The Central Bank of Kenya (CBK) has stretched the duration lenders are allowed to keep its short-term loans from 28 days to three months in a bid to keep banks cash flush.
As the coronavirus crisis bites, workers will lose jobs and businesses shut down — cutting income streams even as loan defaults rise or remain suspended — banks will be under pressure with depositors seeking to withdraw.
Central bank allows banks to liquidate government bonds and bills holdings through a window called the repo (reverse repurchase agreements) market where lenders sell papers to the CBK with a promise to buy them later.
“As from today, we will extend the tenor of repos from 28 days all the way to 90 days. Our expectations are that within 90 days the uncertainty around corona may begin to clear and things would probably be moving where they should be,” CBK governor Patrick Njoroge said at the post-MPC briefing.
The governor said the CBK would also improve the efficiency of the interbank market to allow banks to borrow from each other to keep money flowing.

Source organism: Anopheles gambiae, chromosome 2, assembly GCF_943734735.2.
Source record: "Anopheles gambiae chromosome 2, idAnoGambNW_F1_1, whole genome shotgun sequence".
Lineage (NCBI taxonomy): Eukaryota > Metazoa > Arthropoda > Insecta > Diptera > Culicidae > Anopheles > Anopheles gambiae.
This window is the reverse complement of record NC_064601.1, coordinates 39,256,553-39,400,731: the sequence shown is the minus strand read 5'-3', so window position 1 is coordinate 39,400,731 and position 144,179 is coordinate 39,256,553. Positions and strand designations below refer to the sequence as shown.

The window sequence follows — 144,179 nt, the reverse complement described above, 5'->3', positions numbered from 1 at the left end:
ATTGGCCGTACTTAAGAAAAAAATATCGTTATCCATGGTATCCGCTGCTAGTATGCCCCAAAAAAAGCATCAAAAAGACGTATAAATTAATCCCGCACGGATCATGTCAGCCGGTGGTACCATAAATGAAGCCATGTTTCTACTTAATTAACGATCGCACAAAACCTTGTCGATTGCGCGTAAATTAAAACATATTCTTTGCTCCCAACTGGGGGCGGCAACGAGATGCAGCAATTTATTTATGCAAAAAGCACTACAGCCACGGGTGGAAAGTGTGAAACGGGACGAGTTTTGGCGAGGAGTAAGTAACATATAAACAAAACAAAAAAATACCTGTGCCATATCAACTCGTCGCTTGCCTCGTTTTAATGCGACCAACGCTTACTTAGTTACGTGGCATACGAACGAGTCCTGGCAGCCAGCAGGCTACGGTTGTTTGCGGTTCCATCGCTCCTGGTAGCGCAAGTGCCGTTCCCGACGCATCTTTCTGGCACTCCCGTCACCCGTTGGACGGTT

Although banks are flush with liquidity and capital adequacy ratios in February at 51.1 per cent and 18.7 per cent, respectively, coronavirus may drain the money. The CBK anticipated economywide defaults and asked banks to give personal borrowers up to 12-month holidays and restructure SME loans.
“The pain point of the coronavirus will be on personal loans. The objective now for the MPC is to ensure that the asset quality, which will be the first challenge, we stop it from becoming a liquidity problem,” Dr Njoroge said.